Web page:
A total of 722 people had died from the virus and 34,546 were infected in mainland China by the end of Friday, China's National Health Commission said. The majority of new cases were recorded in Hubei province and its capital, Wuhan, the epicenter of the outbreak. Authorities finished construction on a new hospital in Wuhan last week, and another is due to open in the coming days to treat the growing number of patients.
Meanwhile, it emerged that a 60-year-old United States citizen had died from the virus at Jinyintian Hospital, in Wuhan, on February 6, according to the US Embassy in Beijing, marking the first confirmed death of a foreigner from the virus. Japan also reported its first death of suspected coronavirus in Wuhan on Saturday, according to an announcement from the Ministry of Foreign Affairs. The Japanese man in his 60s died of pneumonia. The hospital that treated him was inconclusive on the cause of the pneumonia.
Globally, the virus has now infected more than 320 people in another 27 countries and territories, and killed a Chinese man in the Philippines and a 39-year-old male in Hong Kong. New cases were confirmed in Malaysia, Taiwan and Japan on Saturday.
To stop the virus from spreading further, Beijing has taken the unprecedented step of trying to quarantine entire cities in Hubei. About 60 million people are under various travel restrictions, as roads are blocked, train stations closed and flights canceled.
The Chinese government has issued new regulations to severely punish people who disrupt the epidemic control work. Those who violate the rules will be subject to speedy arrests and sentences, and even the death penalty.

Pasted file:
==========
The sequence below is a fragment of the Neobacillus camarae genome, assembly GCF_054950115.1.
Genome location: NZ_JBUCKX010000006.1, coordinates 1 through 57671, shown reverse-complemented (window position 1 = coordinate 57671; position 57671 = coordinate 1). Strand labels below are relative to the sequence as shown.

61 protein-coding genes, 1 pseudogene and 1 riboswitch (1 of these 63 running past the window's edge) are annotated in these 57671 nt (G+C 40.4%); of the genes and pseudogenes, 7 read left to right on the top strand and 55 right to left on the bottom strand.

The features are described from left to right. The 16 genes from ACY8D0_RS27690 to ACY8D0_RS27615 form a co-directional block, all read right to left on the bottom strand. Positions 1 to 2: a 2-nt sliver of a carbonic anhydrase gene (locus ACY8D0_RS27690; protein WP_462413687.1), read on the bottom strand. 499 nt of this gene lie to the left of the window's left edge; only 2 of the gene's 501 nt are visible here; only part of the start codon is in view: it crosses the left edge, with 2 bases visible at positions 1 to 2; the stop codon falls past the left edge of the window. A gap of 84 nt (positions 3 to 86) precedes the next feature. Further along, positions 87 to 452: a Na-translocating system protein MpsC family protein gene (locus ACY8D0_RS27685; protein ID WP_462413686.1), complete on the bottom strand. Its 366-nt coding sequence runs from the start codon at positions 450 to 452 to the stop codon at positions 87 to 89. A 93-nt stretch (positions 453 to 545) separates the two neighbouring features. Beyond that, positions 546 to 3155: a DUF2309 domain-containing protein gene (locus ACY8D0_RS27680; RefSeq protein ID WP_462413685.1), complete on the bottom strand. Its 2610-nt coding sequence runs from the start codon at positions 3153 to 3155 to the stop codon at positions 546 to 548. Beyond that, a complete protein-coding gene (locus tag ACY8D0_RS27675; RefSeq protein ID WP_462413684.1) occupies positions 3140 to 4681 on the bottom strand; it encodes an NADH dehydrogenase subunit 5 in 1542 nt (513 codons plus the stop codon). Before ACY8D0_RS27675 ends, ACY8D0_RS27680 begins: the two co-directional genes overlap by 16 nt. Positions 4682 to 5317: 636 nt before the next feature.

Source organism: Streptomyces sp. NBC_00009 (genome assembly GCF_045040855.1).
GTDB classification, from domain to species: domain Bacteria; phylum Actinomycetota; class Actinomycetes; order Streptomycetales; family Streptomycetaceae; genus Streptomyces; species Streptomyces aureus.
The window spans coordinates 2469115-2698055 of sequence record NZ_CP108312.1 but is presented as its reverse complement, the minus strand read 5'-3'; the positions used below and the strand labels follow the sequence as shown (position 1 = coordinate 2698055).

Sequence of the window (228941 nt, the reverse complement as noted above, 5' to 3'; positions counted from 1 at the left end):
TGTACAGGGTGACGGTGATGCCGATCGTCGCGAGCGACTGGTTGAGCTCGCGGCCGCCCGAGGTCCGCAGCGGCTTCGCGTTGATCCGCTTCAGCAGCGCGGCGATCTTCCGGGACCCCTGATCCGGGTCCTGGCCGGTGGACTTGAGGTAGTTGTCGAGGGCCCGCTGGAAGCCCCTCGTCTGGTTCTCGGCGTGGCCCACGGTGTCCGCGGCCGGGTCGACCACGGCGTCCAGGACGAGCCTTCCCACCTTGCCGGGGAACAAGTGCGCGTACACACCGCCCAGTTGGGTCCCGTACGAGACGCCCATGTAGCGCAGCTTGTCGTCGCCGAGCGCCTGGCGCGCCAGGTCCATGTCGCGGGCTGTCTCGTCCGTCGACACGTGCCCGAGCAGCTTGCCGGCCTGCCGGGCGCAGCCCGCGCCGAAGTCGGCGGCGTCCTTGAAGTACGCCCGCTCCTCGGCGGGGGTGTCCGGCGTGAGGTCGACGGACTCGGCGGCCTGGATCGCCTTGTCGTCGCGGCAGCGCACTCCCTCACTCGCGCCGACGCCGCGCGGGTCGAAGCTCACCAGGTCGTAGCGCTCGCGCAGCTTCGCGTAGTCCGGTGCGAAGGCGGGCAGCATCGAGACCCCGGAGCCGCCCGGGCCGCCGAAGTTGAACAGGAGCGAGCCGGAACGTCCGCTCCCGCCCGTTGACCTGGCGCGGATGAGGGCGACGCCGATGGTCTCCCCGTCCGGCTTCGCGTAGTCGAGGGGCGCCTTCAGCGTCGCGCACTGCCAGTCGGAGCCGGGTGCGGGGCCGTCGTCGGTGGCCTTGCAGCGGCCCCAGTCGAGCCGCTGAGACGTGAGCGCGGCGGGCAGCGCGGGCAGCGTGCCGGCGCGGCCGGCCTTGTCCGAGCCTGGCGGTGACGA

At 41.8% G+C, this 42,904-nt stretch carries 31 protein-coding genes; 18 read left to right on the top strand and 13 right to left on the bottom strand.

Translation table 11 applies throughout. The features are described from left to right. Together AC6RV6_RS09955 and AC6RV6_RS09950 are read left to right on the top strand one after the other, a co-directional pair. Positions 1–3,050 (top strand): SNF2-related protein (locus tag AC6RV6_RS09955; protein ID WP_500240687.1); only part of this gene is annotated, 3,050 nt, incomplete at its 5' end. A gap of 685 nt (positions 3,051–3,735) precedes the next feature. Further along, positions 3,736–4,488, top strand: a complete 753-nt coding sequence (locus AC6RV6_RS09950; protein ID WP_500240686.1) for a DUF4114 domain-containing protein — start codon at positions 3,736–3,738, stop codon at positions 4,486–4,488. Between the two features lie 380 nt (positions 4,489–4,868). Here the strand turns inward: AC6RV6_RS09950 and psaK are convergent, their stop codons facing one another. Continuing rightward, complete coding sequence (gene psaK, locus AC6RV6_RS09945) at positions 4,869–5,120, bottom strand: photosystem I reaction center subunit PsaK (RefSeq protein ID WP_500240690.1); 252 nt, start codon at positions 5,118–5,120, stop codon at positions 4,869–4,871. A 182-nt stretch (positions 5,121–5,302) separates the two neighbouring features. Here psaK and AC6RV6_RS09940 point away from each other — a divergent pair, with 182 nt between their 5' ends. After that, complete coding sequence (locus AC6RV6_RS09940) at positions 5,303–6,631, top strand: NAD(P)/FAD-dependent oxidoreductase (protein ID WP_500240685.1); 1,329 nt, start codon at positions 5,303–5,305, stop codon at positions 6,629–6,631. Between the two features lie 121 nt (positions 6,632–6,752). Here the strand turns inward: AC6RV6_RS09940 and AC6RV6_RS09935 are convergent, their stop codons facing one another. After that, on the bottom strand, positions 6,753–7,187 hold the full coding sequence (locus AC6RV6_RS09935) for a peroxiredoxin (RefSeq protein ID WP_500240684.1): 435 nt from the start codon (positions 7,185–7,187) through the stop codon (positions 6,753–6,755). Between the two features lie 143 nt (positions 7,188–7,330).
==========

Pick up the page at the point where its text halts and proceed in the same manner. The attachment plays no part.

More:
Researchers are working around the clock to understand the coronavirus, how infectious it is and how exactly it is transmitted. Fears over the epidemic have prompted people around the world to stock up on face masks, which has led to a worldwide shortage of supplies essential to medics.
Governments worldwide appear to be exercising an abundance of caution in stemming the spread of the virus, issuing various levels of travel warnings for travel to China and increasing screenings of arrivals from the country. Several major airlines have canceled or scaled back flights to and from mainland China.
Three stuck ships
Thousands of people are trapped on three cruise liners in Asia due to fears surrounding coronavirus among their passengers.
A ship in Japan, the Diamond Princess, and another in Hong Kong, the World Dream, have both been quarantined after it emerged they had hosted infected passengers.
A third ship, the Westerdam, has been turned away from various ports due to fears that there may be coronavirus cases on board. There is no suggestion that any passengers, current or former, have been infected.
Sixty-four passengers from the Diamond Princess have tested positive for the virus and been taken ashore for isolation and treatment, Japanese authorities said. About 2,600 guests and more than 1,000 crew are on board, including hundreds of Americans. They will likely stay in quarantine until February 19.